About fifteen years ago an electronics company that owed me money for translation of a phone manual from German to English was bought out by another company. That was how I discovered that it is perfectly legal to buy only assets of a company without assuming any obligations for its liabilities. At least that was what a lawyer’s letter that I received instead of a check said.
And about seven years ago I lost about three thousand dollars for two long Japanese patents I translated for a translation agency in Belgium. What was their name …. can’t remember now, except that it was such a cute name. I did several translations for them on several previous occasions and they did pay me on time. But instead of receiving a transfer to my bank account for those two long Japanese patents, I received a letter in French from a bankruptcy lawyer instructing me on how to register my claim.
After I did so, the lawyer started sending me letters in Flemish to make sure that I would not be able to understand them. In a way I did understand – there was no way I would receive a penny from that lawyer.
So I know how these things go: when you least expect it, somebody hits you under the belt with a mighty punch that may knock you out, at least for a while.
I tried to assume a Zen stance to this seemingly intractable problem. It’s just money, I kept telling myself, and I really would only be losing the 500 dollars that I have to pay the Chinese translator out of my own pocket, the rest is basically the time that I spent working on two translations – for free.
Truth be told, I did not feel very Zen about it at all. But I could not think of anything else to do. Let’s wait and see, I told myself.
A week passed and nothing happened. Then another week passed, and still nothing. Then finally, at the end of the second week, there was a message on my old-fashioned answering machine (I use answering machines because I believe that they are more private than voice mail) from the elusive secretary who left her home number and her cell phone number for me to call her back at any of these numbers.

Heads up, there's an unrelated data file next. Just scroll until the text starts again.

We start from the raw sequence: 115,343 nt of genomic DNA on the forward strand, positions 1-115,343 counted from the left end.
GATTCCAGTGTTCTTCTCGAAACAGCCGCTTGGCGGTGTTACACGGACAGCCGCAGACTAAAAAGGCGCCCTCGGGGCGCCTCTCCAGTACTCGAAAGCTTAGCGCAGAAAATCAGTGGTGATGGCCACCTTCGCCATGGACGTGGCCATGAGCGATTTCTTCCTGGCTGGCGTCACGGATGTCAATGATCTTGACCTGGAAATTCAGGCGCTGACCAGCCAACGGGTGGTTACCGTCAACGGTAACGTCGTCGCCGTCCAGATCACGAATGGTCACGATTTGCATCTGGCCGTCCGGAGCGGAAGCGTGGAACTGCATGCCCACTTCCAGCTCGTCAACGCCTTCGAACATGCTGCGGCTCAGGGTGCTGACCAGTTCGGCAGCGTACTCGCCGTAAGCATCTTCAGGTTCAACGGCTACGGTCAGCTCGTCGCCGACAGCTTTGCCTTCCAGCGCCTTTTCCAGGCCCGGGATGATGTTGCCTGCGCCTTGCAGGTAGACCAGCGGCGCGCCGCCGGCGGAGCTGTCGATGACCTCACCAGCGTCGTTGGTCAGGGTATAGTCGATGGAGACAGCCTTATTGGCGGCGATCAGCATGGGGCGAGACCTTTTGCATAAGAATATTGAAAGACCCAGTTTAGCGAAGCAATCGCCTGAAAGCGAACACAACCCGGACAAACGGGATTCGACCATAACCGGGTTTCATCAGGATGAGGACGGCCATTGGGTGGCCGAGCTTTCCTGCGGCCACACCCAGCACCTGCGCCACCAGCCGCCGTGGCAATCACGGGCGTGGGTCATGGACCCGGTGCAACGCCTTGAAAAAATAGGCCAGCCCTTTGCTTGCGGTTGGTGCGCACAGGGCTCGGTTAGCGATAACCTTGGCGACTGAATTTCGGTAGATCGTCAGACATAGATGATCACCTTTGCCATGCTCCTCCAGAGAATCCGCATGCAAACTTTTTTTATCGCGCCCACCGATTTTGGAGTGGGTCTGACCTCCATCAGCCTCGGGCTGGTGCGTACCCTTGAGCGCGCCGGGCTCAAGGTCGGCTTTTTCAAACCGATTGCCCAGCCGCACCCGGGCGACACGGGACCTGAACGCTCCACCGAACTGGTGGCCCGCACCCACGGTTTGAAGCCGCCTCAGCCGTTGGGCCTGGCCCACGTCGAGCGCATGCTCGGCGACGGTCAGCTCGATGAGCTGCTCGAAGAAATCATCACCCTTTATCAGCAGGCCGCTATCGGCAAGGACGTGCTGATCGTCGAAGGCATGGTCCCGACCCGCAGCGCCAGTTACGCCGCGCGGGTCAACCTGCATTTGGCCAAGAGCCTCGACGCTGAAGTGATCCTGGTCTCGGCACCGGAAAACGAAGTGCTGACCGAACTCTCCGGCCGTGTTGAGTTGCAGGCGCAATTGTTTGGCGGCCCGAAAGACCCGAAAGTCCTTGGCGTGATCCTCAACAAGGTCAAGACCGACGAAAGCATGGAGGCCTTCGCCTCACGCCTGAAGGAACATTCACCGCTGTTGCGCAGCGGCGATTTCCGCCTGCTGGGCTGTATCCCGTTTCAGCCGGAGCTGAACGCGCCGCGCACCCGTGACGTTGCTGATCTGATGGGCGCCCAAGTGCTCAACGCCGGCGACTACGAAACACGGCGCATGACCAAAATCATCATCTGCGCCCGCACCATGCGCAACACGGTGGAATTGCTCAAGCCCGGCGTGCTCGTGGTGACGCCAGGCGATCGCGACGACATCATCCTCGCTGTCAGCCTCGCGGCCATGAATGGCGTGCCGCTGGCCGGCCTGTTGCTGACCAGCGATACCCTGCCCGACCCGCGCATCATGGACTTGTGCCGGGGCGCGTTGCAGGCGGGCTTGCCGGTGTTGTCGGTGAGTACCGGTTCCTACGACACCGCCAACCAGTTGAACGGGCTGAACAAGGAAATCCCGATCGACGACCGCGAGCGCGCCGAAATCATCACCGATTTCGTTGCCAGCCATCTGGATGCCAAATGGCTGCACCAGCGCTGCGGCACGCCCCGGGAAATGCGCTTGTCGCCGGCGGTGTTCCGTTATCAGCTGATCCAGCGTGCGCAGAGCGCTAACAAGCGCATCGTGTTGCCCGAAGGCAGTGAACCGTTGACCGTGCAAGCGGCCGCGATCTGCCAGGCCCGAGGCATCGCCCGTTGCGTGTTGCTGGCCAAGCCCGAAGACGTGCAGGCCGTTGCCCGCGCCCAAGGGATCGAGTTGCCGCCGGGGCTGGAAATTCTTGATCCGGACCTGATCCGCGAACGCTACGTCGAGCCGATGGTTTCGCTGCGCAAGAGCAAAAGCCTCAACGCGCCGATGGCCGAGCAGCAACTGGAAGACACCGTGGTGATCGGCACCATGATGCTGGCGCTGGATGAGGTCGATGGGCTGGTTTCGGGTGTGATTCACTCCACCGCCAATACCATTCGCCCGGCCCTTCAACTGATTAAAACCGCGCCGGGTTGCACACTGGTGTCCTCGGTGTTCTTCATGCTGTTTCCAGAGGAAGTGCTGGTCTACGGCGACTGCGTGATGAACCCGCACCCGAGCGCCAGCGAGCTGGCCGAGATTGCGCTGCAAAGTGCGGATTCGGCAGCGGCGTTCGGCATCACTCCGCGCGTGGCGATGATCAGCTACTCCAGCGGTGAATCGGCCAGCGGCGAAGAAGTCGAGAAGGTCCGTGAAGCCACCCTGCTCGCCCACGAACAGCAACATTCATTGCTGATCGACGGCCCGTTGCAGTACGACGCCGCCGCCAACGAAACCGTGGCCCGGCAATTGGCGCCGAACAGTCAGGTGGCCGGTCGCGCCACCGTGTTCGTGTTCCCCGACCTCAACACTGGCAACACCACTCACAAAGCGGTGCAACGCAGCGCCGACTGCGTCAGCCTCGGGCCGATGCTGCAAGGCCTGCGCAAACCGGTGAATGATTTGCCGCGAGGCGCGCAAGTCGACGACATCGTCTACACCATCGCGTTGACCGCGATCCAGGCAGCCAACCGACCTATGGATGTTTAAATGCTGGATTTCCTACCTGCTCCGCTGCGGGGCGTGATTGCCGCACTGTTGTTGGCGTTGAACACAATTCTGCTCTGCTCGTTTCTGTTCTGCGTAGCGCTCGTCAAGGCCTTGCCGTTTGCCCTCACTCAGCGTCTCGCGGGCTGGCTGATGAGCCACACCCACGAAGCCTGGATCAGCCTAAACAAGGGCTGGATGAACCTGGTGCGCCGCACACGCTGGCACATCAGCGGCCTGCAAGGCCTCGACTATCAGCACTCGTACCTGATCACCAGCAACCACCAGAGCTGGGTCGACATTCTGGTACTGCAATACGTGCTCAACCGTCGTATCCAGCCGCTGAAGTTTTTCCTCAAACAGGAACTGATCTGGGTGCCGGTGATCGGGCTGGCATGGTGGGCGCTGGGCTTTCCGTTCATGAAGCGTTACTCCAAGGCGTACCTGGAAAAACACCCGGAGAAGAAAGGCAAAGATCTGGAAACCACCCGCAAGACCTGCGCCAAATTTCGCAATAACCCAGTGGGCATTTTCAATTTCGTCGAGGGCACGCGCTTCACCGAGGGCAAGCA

Man, was I glad to hear her voice after two weeks of waiting!
When I called her back, she told me that she did not get my third translation, or any of my phone messages and that the last translation probably disappeared into Internet’s black hole because the subsidiary was no more, her job was eliminated by the company and she lost access to her company phone line and company e-mail address.
She was basically forced to retire, she said, although she did not want to do it yet, because she loved her work and could not imagine what she would be doing without her job. But she was more or less OK with it, she said, and financially she was going to be OK. We chatted for a while, and she said that she had five grown children, so she would be probably visiting them a lot.
She did not sound very enthusiastic about it, I thought.
And then she said that her boss, or former boss, took her to a dinner before she was “eliminated” and one of the things he told her was to make sure to tell the translator who was translating all those patents for them all those years to contact him directly because more translation would be needed again. And she gave me the phone numbers and e-mails of two people in the company who were in fact the recipients of the translations.
“They really like your translations, so make sure to call or e-mail”.
After I did that and resent my translation of the German patent, the next day I finally had a confirmation that the third translation was received along with the words:”I too am sorry that [insert name] is gone, but I am pleased with your work and will send all future translations directly to you.”
It turns out that no matter what we do, we cannot have a backup plan for every eventuality because too many things are beyond our control.
I know now that in addition to a backup plan for every eventuality, it is a good idea to have more than just one contact person for every customer. But in the end, the best backup plan is to do good work. There will always be a need in this world for people who do good work.